Ways of Knowing: Experience, Knowledge, and Power among the Dene Tha

By Jean-Guy A. Goulet | Go to book overview

2. True Knowledge and True Responsibility

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It's up to this certain person to make up their mind. No one else is going to make up their mind. -- Dene Tha speaker

Dene expect learning to occur through observation rather than instruction, an expectation consistent with the Dene view that true knowledge is personal knowledge. The Dene prefer this kind of knowledge since it is the form that has the most secure claim to being accepted as true and valid. Students of the Dene have often commented on the fact that this theme goes hand in hand with the premium Dene place on "noninterference" or "nonintervention" in the lives of others ( Helm 1961, 174-76; Scollon and Scollon 1979, 185-209; R. Ridington 1987, 15; 1988, 46; Rushforth 1992, 485-88; Goulet 1994a, 114-19).1 June Helm ( 1961, 173) refers to the constellation of Dene traits of behavior and sentiments with which we are concerned here as "the cultural theme of autonomy," in lieu of the cultural theme of "individualism" favored by J. Alden Mason ( 1946) and John Honigmann ( 1946, 1949, 1954). Unfortunately, both these expressions suggest a form of self-assertion that ignores the presence and well-being others. To think so is to ignore an essential aspect of Dene life. True, Dene foster autonomy in one another's lives to the greatest extent possible, but they also "go far out of their way, even if it require[s] substantial camouflage, to prevent others from undertaking activities that might bring them harm" ( Sharp 1994, 40) or to protect them from potential harm, as my instructors did in the middle of the night when they thought I might be in trouble. I therefore refer to the ethical principle of personal responsibility for one's life and that of others where in the past the expression of "noninterference" was used.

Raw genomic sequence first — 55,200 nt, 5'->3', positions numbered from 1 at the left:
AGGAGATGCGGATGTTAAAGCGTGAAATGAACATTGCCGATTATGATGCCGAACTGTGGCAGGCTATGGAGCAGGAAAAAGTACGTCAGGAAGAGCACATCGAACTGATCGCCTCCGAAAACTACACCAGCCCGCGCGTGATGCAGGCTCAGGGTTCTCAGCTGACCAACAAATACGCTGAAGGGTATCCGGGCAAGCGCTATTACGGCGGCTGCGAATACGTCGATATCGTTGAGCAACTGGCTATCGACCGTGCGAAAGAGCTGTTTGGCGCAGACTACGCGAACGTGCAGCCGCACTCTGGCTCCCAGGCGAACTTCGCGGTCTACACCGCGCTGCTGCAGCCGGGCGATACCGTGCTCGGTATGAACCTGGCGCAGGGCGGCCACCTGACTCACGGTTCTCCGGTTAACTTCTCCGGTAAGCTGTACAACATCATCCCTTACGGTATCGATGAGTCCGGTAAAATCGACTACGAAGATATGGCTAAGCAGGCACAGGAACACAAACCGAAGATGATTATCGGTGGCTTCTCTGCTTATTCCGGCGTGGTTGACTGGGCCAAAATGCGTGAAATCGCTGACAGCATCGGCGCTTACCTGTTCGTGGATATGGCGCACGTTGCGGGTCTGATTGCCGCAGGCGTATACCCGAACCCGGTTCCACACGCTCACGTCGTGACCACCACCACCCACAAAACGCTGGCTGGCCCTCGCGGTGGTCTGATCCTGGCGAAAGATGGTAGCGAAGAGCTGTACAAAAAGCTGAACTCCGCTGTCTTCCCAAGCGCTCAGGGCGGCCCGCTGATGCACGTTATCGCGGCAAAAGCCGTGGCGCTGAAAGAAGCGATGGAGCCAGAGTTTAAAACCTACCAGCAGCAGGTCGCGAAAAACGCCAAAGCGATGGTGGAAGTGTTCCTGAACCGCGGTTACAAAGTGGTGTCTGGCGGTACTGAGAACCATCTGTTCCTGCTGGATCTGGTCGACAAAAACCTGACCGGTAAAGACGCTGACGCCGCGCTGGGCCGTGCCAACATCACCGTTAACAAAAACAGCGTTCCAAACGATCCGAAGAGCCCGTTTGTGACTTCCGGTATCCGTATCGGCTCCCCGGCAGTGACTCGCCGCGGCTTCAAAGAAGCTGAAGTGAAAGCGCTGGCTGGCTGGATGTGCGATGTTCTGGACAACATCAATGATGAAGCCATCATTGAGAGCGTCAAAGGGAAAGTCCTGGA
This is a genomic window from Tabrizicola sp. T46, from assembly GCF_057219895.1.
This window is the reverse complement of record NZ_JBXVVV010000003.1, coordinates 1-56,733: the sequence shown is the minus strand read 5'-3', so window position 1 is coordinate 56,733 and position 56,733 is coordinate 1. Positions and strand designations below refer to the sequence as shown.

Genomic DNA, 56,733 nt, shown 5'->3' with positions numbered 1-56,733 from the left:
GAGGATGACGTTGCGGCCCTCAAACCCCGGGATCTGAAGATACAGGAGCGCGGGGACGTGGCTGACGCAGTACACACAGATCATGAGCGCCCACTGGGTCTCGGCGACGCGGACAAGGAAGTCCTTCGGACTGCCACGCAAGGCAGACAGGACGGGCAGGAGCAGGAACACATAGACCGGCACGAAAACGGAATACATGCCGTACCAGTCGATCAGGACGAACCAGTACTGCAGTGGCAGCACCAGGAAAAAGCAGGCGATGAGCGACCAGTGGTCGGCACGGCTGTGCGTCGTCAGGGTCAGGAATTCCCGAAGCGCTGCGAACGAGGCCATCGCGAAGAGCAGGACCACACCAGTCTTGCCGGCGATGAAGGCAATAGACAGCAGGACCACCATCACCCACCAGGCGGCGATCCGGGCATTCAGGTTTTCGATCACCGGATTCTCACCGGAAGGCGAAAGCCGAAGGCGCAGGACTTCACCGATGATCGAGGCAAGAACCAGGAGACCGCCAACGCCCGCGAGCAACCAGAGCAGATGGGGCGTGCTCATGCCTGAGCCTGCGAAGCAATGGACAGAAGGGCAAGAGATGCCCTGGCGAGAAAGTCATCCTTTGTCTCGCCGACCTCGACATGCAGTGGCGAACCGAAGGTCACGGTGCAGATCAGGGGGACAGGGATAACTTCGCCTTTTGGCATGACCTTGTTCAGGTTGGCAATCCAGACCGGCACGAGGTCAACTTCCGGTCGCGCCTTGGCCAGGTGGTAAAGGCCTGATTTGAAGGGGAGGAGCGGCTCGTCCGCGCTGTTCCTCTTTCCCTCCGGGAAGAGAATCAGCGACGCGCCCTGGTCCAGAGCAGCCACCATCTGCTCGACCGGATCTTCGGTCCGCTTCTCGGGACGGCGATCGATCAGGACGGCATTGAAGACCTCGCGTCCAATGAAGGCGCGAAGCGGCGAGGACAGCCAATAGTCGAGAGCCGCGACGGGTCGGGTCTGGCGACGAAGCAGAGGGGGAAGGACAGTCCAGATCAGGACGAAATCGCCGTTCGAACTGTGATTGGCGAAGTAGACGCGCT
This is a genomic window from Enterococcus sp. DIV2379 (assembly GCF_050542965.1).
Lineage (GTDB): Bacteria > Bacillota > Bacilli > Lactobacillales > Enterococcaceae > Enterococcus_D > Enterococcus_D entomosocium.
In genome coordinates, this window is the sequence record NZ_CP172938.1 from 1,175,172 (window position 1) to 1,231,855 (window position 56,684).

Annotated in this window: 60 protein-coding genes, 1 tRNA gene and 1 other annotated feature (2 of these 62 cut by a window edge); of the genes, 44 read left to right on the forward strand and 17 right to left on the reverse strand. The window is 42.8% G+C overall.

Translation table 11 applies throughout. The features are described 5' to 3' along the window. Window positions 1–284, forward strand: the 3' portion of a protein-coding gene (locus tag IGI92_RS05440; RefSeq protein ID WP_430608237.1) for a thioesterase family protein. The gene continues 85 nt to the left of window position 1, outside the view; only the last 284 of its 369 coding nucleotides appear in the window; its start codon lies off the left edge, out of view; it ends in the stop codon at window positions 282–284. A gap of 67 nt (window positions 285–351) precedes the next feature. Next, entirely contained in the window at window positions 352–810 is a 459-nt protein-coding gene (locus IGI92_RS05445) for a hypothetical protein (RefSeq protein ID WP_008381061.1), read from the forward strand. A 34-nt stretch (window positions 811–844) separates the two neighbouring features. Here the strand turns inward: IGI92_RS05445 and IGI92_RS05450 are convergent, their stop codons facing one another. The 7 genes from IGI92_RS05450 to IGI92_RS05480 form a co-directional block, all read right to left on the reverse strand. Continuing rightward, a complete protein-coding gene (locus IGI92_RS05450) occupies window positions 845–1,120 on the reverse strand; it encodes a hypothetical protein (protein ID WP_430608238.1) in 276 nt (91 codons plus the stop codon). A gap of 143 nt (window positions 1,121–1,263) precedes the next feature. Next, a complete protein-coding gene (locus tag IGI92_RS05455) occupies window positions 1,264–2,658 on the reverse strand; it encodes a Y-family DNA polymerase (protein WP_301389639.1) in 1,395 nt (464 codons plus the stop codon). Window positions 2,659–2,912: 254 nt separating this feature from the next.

The Dene responsibility for one's own life is accompanied by a well-developed sense of one's position relative to others. Everywhere the older and more capable individual has a responsibility to exhibit competent and respectful behavior for younger individuals to observe and learn well. First, everyone's position in a

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Ways of Knowing: Experience, Knowledge, and Power among the Dene Tha
Table of contents

Table of contents

  • Title Page iii
  • Contents vii
  • Preface ix
  • Introduction xiii
  • 1. Stories from the Field 1
  • 2. True Knowledge and True Responsibility 27
  • 3. Powerful Beings and Being Powerful 60
  • 4. Powers to Heal, Powers to Respect 88
  • 5. Visions of Conflict, Conflicts of Vision 109
  • 6. Journeys of the Soul 142
  • 7. Searching for a Womb 167
  • 8. When the Drum and the Rosary Meet 193
  • 9. Dancing Your Way to Heaven 223
  • 10. An Experiential Approach to Knowledge 246
  • Notes 261
  • References 287
  • Index 329
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